Inspired by a true amateur

Image of Harry Eyres

The outpouring of emotion in the British press about the passing of the cricket commentator Christopher Martin-Jenkins (CMJ) was surprising in more than one way. First, CMJ, at least in his commentating persona, was the epitome of the stiff-upper-lip Englishman, never descending to the ribaldry and low tone of other commentators. (Apparently, he was quite different and endearingly chaotic in his private persona, known for mistaking a television remote control for a mobile phone and inadvertently ejecting a set of golf-clubs from the back of a Mini Moke in Barbados.) The man who put stern limits to feeling in his professional capacity stirred up a lot of warm feeling in others.

Professional capacity, however, is not quite the right phrase. The greatest regret around the death of CMJ concerned the disappearance of a man who might just have been the last of the inspired amateurs. CMJ was not a professional cricketer; he never got further than captaining his school and university college sides, and so in the cricketing scheme of things he was rather nearer to the village trundler than to Shane Warne or Sachin Tendulkar.

For a long time now, the trend in sports commentary has been relentlessly professional. The almost universal assumption is that only people who have played a sport at the highest level have the ability, or the right, to commentate upon it. Though occasionally it works (as in the cases of Richie Benaud and John McEnroe) this seems questionable logic. Professionals may have a greater understanding of certain technical matters than amateurs; they may also suffer from a kind of professional deformation, a blinkered view that has lost sight of sport’s most noble and enlightening aspects. A classic example is the so-called “professional foul” in football, often applauded by professional commentators as “the only option”, but obviously a betrayal of any Corinthian ideals football might still aspire to.

But the over-reliance on professionals is misguided for a more obvious reason: whereas the medium of sport is physical skill, the medium of commentary is words. Employing someone who is exceptionally good at sport as a commentator is like employing an animal handler to paint animal pictures.

CMJ, who had only modest abilities as a batsman and bowler, was a precise exponent of the spare art of cricket commentary, never wasting words and often finding well-chosen ones. And though he was not as eloquent as certain other commentators on the game, such as the poet John Arlott, he obviously loved it, and loved every minute of his time in the commentary box.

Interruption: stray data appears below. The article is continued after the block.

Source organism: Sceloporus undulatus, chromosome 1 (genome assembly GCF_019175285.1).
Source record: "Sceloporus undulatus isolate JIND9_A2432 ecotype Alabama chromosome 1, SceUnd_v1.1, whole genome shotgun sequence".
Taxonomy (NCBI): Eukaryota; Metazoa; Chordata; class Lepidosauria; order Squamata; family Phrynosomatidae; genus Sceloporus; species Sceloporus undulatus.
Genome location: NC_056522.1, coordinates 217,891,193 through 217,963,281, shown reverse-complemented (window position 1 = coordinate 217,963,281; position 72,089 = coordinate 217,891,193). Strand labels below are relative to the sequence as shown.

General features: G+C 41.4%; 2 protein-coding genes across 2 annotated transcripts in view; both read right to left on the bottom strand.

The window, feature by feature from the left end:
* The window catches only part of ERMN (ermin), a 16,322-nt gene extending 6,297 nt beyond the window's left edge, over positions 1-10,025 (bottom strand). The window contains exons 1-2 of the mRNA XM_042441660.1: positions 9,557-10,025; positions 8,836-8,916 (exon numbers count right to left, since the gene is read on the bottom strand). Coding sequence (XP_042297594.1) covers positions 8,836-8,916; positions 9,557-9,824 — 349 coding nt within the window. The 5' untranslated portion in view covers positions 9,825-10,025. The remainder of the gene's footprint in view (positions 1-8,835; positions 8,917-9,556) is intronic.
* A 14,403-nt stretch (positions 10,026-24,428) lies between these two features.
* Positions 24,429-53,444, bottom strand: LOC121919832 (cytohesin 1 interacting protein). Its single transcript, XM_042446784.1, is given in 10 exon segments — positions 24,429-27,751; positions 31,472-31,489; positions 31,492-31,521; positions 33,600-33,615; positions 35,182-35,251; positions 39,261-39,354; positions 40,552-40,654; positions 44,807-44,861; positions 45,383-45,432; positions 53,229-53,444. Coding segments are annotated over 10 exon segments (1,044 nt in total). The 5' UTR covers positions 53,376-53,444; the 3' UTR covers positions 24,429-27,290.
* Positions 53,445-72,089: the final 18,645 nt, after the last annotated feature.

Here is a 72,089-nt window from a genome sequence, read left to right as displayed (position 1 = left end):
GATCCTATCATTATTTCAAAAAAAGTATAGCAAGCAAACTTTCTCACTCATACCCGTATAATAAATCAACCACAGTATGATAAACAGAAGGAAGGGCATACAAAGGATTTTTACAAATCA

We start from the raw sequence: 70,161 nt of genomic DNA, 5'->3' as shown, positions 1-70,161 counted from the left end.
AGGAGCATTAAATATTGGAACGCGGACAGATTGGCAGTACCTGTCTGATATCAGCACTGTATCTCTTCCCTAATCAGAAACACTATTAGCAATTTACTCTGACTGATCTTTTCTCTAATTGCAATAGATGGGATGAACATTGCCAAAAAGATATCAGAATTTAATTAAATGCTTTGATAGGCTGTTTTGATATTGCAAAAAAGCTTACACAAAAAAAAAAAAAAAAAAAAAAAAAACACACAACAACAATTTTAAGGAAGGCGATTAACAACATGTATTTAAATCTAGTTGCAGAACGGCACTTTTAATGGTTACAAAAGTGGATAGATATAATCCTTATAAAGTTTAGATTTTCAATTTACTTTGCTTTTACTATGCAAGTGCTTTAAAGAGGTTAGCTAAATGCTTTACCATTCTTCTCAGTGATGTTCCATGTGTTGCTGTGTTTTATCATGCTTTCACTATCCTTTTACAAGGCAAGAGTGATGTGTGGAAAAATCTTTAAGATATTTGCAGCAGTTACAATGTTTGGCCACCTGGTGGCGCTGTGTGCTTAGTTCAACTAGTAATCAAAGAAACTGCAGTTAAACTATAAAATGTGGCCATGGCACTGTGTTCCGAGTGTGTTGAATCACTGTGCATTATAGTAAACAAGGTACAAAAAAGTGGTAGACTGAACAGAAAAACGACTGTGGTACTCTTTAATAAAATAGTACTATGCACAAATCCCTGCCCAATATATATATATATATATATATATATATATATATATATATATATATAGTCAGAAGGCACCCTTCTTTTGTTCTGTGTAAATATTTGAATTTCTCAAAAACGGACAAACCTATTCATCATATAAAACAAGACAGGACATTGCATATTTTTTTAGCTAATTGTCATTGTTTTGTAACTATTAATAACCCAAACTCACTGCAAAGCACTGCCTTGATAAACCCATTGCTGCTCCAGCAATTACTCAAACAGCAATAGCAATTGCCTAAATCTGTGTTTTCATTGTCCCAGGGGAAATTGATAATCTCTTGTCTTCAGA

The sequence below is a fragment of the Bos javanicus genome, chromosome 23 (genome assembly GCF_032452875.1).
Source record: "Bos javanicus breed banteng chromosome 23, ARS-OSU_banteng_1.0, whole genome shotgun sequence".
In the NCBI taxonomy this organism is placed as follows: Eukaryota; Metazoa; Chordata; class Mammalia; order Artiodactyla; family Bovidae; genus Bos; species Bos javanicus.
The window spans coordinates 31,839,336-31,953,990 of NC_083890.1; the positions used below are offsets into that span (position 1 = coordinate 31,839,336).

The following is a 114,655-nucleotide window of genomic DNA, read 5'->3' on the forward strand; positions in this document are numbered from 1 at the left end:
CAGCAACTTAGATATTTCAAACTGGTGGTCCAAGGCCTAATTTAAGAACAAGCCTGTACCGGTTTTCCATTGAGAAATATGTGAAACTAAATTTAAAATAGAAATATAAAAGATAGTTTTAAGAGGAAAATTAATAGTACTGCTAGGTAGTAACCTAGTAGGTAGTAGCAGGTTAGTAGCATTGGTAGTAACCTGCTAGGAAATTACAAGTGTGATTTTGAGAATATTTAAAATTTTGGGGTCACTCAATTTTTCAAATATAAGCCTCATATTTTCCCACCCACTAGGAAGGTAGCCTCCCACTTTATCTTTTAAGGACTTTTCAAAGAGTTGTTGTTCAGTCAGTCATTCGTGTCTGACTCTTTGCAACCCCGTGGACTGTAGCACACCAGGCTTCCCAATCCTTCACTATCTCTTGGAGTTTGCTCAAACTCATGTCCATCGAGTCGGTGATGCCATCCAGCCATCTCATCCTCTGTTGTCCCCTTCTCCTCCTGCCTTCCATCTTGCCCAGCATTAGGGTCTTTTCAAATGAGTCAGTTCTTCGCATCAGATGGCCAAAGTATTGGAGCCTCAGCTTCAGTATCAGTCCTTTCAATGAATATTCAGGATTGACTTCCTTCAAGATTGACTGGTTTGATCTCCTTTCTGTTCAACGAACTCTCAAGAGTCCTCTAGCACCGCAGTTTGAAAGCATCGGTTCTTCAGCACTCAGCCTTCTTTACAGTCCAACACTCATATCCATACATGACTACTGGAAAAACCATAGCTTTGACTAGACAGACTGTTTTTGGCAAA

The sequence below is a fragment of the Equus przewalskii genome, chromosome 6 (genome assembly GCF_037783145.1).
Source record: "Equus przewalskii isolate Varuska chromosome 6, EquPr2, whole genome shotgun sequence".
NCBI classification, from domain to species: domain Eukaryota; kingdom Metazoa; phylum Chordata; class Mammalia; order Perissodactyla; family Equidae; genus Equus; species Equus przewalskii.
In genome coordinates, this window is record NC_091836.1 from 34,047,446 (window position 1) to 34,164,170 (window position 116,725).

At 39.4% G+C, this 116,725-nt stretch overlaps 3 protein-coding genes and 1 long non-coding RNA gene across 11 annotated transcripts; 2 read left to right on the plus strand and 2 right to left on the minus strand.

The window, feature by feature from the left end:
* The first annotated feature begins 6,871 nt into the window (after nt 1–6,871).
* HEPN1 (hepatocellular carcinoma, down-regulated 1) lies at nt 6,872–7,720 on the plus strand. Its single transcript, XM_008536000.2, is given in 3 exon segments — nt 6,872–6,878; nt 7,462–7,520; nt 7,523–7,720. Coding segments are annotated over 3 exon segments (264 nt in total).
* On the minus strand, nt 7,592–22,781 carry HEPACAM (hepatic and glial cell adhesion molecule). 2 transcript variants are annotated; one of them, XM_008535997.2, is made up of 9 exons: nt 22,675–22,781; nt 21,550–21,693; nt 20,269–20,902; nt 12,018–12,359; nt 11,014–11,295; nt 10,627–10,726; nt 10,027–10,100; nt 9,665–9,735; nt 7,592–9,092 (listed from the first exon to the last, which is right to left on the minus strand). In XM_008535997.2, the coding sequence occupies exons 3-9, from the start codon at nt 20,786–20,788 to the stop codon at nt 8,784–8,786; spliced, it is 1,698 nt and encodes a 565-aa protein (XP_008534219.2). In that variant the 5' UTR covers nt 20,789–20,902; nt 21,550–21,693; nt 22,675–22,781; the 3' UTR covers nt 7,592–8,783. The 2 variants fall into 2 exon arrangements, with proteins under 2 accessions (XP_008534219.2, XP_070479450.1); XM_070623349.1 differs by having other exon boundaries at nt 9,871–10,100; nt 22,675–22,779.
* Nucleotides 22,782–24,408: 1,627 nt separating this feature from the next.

If I appoint him as standard-bearer of the inspired amateurs, I hope he might posthumously lead them to victory over professionals in other fields. Amateur, in its origins, means lover. Amateurs are those who do what they do for the love of it; professionals do it – not necessarily ignominiously – for the money.

We have come, I think, to have an inverted sense of the relative values of amateurism and professionalism, not unconnected to the current crisis of valuation in which only monetary values are recognised. At the Marlboro Music Festival in Vermont a few summers ago I was struck by something the talented young mezzo-soprano Jazimina MacNeil said to me in passing: that she saw professional music-making as resting on, and entirely depending on, the great broad base of amateur music-making and music-loving.

That is not how we normally think: we are encouraged by the marketing people to believe that only the big stars matter, because only they make the big bucks. But even in monetary terms that argument can be turned around: the big bucks are composed of lots of little bucks; the stars would be nowhere without their fans.

The consumerist model sees active, immensely well-paid sporting or artistic stars passively watched from couches by voyeurs, who have given up their active birthright of participating in sport, or music, or drama. But that model is neither desirable nor even true. The genius of Roger Federer, Andy Murray, Novak Djokovic and Rafael Nadal rests on the enthusiasm of millions of club biffers. The same is even more true of music.

All over England, and other countries, amateurs participate in choirs (I only recently discovered that the modest wine writer of this paper is in one), orchestras and bands. They may not play or sing with the skill of Hough or Terfel, but they perform with love and fervour.

I’m no good at singing and my efforts at learning the cello ended in painful failure, but I do still play the piano with undaunted enthusiasm if no great skill. Over New Year with friends, I splashed through the piano duet versions of some Beethoven symphony slow movements. It was great fun, but above all an active engagement with the music. However ham-fisted, we amateurs matter – and in a peculiar way, just as much as the pros. The accident-prone Christopher Martin-Jenkins, with his passion for cricket, was a touching reminder of that.

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